“I’ve got to go outside to play a little,” she said. During the first two weeks of the program, she helped make architectural drawings of 104 Main St. and a sagging half of a duplex to which it is connected at 102 Main St. Students theorize that the drainage trench helped preserve the half of the home at 104 Main St. better than the other half.
Many outbuildings such chicken coops and privies are in disrepair so the team from the University of Maryland plotted every one of them before they collapse. Boyle is writing a report about them.
Shackel, who is the chairman of the Anthropology Department at the university, also used a $75,000 camera to photograph the village’s rickety band shell in three dimensions.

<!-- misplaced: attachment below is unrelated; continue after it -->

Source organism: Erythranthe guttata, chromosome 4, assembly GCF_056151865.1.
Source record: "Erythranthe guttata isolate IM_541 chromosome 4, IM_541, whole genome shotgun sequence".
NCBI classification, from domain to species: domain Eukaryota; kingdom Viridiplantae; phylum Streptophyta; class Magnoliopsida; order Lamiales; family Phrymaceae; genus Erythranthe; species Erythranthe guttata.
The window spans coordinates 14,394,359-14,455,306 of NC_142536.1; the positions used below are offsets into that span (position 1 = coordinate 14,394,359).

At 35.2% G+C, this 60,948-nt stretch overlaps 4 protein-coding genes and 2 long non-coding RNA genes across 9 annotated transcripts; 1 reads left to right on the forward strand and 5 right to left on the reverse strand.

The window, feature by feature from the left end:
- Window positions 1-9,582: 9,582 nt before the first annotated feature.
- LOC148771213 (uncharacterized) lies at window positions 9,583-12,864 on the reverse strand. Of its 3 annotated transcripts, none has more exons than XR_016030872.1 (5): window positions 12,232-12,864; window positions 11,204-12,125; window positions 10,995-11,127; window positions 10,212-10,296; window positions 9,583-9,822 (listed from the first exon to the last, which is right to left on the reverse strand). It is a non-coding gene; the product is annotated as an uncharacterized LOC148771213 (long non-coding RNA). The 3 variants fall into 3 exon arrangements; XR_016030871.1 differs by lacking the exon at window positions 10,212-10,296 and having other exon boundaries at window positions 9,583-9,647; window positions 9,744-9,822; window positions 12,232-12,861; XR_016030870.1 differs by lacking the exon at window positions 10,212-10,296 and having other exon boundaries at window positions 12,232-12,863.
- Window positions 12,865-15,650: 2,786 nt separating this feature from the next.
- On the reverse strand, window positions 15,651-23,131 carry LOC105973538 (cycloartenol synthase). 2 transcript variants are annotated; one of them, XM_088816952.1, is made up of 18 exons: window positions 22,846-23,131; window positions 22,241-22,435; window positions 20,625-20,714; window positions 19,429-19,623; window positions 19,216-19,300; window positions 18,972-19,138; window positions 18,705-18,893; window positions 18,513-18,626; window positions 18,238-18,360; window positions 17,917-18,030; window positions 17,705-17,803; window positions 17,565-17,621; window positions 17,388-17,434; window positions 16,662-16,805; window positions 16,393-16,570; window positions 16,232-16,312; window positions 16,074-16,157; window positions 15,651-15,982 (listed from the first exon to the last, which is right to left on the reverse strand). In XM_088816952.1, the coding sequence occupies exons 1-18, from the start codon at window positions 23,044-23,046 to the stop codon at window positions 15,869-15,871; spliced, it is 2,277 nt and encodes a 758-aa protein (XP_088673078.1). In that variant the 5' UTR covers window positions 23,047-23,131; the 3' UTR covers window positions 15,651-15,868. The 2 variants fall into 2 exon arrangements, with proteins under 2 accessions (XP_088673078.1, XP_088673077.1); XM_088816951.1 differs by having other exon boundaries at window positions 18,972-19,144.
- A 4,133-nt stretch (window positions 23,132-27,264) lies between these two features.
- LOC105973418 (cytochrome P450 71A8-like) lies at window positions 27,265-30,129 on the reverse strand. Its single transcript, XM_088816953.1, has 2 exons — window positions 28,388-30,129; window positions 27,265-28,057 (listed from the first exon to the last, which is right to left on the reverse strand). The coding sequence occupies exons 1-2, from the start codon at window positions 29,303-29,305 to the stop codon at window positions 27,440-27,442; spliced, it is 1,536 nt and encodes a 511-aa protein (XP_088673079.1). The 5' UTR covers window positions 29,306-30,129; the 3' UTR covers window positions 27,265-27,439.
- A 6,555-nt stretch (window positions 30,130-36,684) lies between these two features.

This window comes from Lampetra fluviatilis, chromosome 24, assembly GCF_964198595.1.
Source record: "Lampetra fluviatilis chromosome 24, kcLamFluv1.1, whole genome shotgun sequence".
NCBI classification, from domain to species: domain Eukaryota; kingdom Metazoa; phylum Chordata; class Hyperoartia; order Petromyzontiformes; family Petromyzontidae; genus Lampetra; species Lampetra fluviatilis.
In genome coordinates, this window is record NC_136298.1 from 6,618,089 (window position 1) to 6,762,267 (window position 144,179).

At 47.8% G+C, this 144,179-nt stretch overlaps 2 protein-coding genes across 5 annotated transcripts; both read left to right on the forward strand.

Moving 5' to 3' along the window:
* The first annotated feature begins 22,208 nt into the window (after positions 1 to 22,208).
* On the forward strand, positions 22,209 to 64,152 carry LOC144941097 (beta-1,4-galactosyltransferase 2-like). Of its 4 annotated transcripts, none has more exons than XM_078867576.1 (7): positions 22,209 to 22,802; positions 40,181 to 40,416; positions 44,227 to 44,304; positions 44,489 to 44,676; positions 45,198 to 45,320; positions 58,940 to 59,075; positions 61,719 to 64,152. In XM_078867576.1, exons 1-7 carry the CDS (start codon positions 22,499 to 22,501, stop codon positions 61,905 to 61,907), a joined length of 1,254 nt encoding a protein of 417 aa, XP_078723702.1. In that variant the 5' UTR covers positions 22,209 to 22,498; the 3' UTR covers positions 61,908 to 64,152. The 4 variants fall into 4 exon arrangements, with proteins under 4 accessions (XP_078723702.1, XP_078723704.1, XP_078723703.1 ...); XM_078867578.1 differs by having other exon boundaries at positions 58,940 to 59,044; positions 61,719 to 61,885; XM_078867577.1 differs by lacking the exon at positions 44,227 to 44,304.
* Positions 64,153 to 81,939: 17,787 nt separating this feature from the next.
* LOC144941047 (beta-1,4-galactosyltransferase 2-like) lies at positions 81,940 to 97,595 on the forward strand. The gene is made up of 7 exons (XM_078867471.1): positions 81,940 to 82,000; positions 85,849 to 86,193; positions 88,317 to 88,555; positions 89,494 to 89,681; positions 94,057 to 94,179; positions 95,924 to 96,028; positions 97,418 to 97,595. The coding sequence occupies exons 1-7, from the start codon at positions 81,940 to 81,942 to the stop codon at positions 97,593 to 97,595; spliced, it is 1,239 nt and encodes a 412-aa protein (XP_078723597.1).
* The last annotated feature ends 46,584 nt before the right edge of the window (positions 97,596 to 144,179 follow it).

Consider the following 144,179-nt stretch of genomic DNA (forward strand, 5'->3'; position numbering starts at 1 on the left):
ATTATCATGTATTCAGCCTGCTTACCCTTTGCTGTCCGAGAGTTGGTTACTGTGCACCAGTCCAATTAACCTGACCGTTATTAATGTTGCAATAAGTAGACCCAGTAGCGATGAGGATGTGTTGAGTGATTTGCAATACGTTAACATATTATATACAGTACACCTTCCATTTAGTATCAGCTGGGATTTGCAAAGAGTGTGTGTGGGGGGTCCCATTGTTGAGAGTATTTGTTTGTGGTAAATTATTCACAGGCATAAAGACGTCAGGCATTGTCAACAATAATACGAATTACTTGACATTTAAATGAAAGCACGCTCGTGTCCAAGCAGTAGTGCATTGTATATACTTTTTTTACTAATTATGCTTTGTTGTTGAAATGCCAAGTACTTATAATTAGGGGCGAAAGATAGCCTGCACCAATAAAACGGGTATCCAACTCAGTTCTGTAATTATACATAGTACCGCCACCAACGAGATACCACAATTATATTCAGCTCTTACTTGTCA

Since 2010 when he re-examined where sheriff’s deputies shot striking coal miners during the Lattimer Massacre in 1897, Shackel has led archaeological teams in the Hazleton area.
His summer sessions allow students from colleges and local high schools to practice techniques while they ponder people of the past.
As Alessandra Portillo and Audrey DeAngelis sorted fragments of glass from two bottles in the lab, they talked about their futures.
Portillo, an undergraduate with a degree in criminal justice also studies archaeology because of her interest in forensics. She hopes to work in a crime lab.